MWCC was established in response to the Deepwater Horizon incident in 2010. This event prompted unprecedented collaboration among companies within the energy industry who realized they needed a dedicated source control solution. In 2010, subsea source control organizations were nonexistent.
Almost immediately, major offshore operators came together to begin developing a solution to enhance response readiness for future events. In parallel, regulators initiated additional guidance for enhanced prevention and response practices for future deepwater drilling activities.
Regulators issued two Notices to Lessees and Operators (NTL) in 2010. The first required Operators to provide worst case discharge calculations – the worst case scenario for the amount of hydrocarbons released from a well, and emergency plans to mitigate the impact of losing subsea well control. The second notice gave specific requirements for lease holders to have access to capping stacks, dispersant and other source control equipment to stop the flow of a well. These standards were developed into regulation known as the Well Control Rule, which maintains the same standards for source control defined in the first two NTLs.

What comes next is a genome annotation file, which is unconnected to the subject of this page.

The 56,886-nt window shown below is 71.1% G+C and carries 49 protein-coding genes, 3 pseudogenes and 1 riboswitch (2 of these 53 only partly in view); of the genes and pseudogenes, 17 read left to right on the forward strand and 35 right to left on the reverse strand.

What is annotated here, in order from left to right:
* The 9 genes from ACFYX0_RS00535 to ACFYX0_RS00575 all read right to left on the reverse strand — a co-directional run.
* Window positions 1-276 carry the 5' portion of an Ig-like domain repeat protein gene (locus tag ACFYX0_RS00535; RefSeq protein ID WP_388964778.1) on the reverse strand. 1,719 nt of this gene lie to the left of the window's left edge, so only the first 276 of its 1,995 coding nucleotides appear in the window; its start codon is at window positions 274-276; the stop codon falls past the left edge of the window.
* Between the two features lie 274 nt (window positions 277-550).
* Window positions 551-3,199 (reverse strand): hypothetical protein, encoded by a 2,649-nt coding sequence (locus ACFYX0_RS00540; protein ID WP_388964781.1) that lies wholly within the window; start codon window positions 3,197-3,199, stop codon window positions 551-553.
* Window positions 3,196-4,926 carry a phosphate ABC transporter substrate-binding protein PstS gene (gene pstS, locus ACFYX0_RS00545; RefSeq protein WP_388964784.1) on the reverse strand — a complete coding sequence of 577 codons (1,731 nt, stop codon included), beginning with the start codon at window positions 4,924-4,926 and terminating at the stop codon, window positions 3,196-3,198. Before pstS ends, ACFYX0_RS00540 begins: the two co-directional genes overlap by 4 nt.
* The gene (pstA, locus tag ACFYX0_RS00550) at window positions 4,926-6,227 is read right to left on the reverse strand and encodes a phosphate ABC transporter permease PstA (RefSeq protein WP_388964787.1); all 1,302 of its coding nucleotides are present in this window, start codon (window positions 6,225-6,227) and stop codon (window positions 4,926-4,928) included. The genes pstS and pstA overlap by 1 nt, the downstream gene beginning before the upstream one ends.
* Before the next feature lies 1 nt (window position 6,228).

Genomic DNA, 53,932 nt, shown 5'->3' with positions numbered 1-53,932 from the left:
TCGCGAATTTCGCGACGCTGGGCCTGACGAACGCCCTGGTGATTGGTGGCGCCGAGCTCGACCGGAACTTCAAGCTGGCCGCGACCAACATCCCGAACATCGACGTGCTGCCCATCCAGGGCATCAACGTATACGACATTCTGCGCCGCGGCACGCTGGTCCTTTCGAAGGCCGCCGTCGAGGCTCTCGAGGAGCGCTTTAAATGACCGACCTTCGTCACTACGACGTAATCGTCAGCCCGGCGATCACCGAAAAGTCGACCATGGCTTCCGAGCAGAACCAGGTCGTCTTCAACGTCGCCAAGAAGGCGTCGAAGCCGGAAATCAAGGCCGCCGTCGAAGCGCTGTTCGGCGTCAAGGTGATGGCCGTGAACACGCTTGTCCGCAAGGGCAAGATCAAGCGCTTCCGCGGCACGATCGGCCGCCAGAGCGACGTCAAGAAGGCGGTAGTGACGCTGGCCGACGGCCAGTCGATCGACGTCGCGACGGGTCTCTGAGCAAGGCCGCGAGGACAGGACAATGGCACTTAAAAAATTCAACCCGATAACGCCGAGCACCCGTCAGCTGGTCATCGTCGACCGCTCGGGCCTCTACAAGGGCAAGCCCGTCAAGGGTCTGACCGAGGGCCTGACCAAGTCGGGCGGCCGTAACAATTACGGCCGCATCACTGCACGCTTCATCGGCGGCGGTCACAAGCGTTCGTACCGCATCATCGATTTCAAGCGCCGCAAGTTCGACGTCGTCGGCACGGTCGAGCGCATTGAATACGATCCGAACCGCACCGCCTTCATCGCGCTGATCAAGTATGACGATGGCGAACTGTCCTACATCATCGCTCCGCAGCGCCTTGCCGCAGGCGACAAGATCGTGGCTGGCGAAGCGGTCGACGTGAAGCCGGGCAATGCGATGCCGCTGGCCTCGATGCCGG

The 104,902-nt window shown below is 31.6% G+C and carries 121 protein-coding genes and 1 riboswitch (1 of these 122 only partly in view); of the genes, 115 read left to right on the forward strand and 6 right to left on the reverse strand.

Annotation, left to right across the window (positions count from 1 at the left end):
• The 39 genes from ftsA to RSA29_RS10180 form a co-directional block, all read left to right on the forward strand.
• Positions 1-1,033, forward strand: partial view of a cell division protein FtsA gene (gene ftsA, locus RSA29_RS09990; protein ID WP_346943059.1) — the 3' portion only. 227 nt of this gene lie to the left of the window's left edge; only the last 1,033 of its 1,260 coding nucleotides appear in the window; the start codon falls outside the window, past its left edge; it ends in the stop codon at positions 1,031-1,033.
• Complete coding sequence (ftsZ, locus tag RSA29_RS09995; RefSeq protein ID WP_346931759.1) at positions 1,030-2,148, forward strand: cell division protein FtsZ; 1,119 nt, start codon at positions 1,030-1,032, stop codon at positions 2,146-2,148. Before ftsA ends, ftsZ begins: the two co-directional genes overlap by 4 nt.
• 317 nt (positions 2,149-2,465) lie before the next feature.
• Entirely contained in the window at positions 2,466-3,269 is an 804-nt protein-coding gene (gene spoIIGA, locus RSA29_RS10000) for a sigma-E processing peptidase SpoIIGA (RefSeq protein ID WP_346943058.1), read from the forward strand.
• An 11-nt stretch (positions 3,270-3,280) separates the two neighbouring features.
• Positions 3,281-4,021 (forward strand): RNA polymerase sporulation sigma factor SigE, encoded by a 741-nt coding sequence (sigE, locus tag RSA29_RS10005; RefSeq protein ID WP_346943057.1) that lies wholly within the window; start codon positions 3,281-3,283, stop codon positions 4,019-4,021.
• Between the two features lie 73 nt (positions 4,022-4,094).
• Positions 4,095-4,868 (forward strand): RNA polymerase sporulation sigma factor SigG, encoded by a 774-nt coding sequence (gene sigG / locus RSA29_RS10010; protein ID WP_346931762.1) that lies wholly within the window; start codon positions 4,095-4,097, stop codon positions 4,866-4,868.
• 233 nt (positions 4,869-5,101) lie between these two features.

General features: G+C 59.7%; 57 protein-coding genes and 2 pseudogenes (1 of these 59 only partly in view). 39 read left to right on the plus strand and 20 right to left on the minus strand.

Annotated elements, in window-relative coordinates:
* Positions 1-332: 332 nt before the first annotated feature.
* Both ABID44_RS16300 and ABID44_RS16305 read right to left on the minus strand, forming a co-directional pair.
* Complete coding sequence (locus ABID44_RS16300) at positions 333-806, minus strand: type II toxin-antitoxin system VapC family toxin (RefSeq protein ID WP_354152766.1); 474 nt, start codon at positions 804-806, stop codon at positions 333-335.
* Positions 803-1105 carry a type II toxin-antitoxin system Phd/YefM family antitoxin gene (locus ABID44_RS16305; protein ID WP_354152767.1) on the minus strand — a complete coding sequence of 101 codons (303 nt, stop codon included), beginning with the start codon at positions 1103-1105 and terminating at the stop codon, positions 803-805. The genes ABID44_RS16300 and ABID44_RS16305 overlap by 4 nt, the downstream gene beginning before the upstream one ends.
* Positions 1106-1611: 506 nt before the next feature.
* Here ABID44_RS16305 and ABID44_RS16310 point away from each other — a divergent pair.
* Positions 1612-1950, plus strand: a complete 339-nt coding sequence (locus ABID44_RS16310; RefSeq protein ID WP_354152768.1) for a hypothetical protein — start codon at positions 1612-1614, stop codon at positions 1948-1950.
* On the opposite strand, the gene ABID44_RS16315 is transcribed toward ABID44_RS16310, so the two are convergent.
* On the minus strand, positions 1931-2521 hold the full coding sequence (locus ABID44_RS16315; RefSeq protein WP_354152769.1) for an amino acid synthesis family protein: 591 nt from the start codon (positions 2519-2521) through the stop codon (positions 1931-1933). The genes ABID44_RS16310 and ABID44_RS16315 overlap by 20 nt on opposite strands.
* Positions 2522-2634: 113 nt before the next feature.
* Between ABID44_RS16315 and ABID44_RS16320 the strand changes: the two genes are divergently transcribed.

In July 2010, Chevron, ConocoPhillips, ExxonMobil and Shell came together to build the world’s most comprehensive Containment System. This project, commissioned as the Marine Well Containment System, required an initial capital investment of more than $1 billion. These four companies became the initial members of Marine Well Containment Company (MWCC) and were later joined by other major operators in the U.S. Gulf of Mexico, united in the mission of ensuring the industry will be prepared to respond to future emergencies.